load/unload using the wheeled rack
|steam: when opening door
||use PPE, open slowly; stand back
||steam leak around door
||close door tightly before start program; tighten further to stop leak
|steam on before door is closed
||NEVER try to close and seal door while steam is entering chamber (see 3.1 below)
|* PPE - Personal Protective Equipment = lab coat + thermal gloves + eye protection + shoes (no sandals).
Some examples of injuries or near misses with autoclaves:
1. A BioSci graduate student was removing acid jugs containing water from the autoclave so she could use it. The jug(s) of water were placed in the autoclave by another student. The plastic lid on the jug had melted during the run so that the contents were under pressure (maybe 15-20 psi) and the glass was not PyrexTM (not thermo stable). The glass ruptured and the student was scalded and hospitalized from the burns she received.
Recommendation: only use PyrexTM or KimaxTM glass for liquids; lids must be vented or threaded very loosely on the top and must be autoclavable plastic; don't handle glass containing liquid directly: place vessels in a metal tray and lift the tray.
2. Someone in another department at the UofA autoclaved a solvent bottle containing a solution. They were removing the load on the autoclave cart when the top blew off the jug from the high pressure inside. The cap went straight up, smashed through the plastic cover on the ceiling fluorescent light and dented the metal fixture.
Recommendation: as above
3. A Biosci worker was opening an autoclave door when there was still pressure inside the chamber. The autoclave had been malfunctioning lately since steam was always leaking into the chamber, probably due to some debris caught in a valve. To work around this, people would select a cycle that used a vacuum stage after the steam was released and they would try to open the door when the vacuum step ended but before the steam pressure got too high. They misjudged the timing and a blast of steam hit the operator's forearm causing a burn that eventually resulted in a layer of skin peeling off. The leaking steam valve was repaired after this when it was reported to the Biotron staff.
Recommendation: do not use an autoclave that is not working properly; use a log book for tracking the operation and note any anomalies; report any problems to the repair people ASAP; put a note on the equipment to warn others not to use the autoclave; wear PPE whenever opening or closing an autoclave.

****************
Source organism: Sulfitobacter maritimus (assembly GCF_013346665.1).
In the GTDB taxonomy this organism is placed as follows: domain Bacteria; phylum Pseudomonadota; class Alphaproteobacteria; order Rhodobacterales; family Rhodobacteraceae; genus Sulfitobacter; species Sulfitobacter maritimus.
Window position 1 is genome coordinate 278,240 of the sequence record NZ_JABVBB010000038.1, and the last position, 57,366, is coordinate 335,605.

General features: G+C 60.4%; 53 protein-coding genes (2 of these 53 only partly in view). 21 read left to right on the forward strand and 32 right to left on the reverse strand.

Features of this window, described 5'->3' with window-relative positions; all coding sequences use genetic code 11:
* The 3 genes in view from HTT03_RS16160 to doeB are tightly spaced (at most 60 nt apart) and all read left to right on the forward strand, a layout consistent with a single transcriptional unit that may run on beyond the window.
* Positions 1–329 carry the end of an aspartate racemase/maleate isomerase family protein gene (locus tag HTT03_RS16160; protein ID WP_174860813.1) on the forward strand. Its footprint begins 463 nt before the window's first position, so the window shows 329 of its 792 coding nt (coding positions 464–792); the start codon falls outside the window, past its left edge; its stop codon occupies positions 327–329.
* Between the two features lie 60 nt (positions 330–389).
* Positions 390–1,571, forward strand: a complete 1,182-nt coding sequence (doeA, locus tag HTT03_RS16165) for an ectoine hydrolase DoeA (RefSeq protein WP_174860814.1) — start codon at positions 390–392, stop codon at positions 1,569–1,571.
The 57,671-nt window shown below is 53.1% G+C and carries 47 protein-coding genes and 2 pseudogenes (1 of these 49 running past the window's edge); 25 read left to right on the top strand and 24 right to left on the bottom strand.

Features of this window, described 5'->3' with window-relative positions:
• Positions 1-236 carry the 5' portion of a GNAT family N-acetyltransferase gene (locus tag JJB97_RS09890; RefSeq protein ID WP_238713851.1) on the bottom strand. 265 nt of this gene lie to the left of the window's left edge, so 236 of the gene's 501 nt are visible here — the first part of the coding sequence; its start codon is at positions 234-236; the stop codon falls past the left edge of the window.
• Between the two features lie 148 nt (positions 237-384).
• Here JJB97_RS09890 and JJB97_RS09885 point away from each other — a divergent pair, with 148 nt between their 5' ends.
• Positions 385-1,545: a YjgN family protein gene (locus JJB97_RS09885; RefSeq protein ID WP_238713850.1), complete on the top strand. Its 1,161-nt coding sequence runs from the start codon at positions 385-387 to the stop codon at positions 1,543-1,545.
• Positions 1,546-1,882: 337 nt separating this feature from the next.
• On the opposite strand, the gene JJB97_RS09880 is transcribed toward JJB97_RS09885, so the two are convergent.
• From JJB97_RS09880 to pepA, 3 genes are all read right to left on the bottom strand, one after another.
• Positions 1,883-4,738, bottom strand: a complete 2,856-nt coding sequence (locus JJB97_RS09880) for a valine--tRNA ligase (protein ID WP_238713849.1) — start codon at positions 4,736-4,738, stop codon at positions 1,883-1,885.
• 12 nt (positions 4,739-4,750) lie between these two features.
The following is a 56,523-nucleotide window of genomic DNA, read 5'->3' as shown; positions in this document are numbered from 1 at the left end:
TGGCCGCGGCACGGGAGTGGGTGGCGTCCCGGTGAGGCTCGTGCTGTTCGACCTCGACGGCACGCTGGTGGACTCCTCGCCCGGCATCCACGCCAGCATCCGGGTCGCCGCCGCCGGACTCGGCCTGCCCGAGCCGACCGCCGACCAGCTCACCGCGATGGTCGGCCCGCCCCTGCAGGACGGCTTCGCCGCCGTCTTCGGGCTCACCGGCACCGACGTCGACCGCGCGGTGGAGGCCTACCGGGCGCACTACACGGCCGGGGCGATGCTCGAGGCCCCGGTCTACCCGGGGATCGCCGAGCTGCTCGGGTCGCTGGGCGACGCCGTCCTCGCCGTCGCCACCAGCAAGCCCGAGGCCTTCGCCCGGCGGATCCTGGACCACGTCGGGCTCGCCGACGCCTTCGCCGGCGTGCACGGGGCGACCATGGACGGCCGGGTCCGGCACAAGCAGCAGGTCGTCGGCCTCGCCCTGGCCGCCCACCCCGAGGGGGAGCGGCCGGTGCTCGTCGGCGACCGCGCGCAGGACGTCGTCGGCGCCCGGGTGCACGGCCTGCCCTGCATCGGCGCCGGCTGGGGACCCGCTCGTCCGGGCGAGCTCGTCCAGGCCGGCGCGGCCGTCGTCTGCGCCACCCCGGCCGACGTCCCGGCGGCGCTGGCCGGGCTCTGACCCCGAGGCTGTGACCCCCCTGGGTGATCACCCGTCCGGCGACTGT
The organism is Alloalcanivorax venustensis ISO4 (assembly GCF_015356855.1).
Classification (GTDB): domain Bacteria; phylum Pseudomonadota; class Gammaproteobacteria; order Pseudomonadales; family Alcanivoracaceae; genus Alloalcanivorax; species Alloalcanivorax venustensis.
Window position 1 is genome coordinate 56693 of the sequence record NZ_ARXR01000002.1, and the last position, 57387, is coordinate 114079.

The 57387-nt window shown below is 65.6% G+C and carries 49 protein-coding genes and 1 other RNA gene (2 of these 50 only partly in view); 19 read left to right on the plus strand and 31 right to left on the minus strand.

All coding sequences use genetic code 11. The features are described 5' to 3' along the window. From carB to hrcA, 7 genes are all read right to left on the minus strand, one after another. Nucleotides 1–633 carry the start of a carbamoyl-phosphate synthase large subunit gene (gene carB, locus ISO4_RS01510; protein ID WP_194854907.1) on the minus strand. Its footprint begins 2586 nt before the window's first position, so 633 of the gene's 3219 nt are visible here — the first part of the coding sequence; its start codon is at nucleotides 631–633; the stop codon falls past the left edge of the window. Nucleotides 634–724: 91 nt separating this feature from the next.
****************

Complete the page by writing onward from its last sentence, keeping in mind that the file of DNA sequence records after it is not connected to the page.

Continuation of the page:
4. The American Industrial Hygiene Association (AIHA) described an incident where a door blew off an Amsco autoclave when it was under pressure. The room was not occupied at the time and no one was injured (Figure 3). The 80 lb door damaged the wall and the autoclave ripped away from the plumbing and electrical connections (assuming a door area of about 400 square inches, at 15 psi the force on that door would be around 6000 pounds). Many test tubes of biohazardous material were smashed in the room. The cause of the door failure was not determined but this is why all autoclaves are inspected annually by the Alberta Boiler Safety Association. There is specific provincial legislation governing the operation of pressure vessels.
Figure 3. Door blew off an Amsco Autoclave under pressure
Recommendation: have the autoclave inspected regularly; report any problems to the repair people; put a warning sign on any equipment that you think is malfunctioning; do not use an autoclave if you think it is not operating correctly.
5. Because of the high pressure in the chamber when the autoclave is operating, there is a safety interlock on Amsco units that is intended to prevent someone from turning the door wheel when there is pressure on the inside of the door. However, if this interlock is broken, there is nothing to prevent someone from opening the door. Sometimes people are not strong enough to open the door by hand and resort to using a lever on the door wheel. There have been at least 3 instances of damage to the steel shaft that is part of the safety interlock on the Amsco doors in the Department of Biological Sciences (as of 2004). Look at the picture of a ¾" square stainless steel shaft that has been removed from one of our autoclaves in room G506 and note that the shaft has been twisted 90 degrees. If it broke, there would be no protection from opening the door under pressure and if the Chamber pressure gauge was defective, a person might not realize there was pressure inside. This shaft must have been damaged by someone using a tool or bar to open or close the door wheel since it seems inconceivable that an "average person" could twist a shaft this size by hand.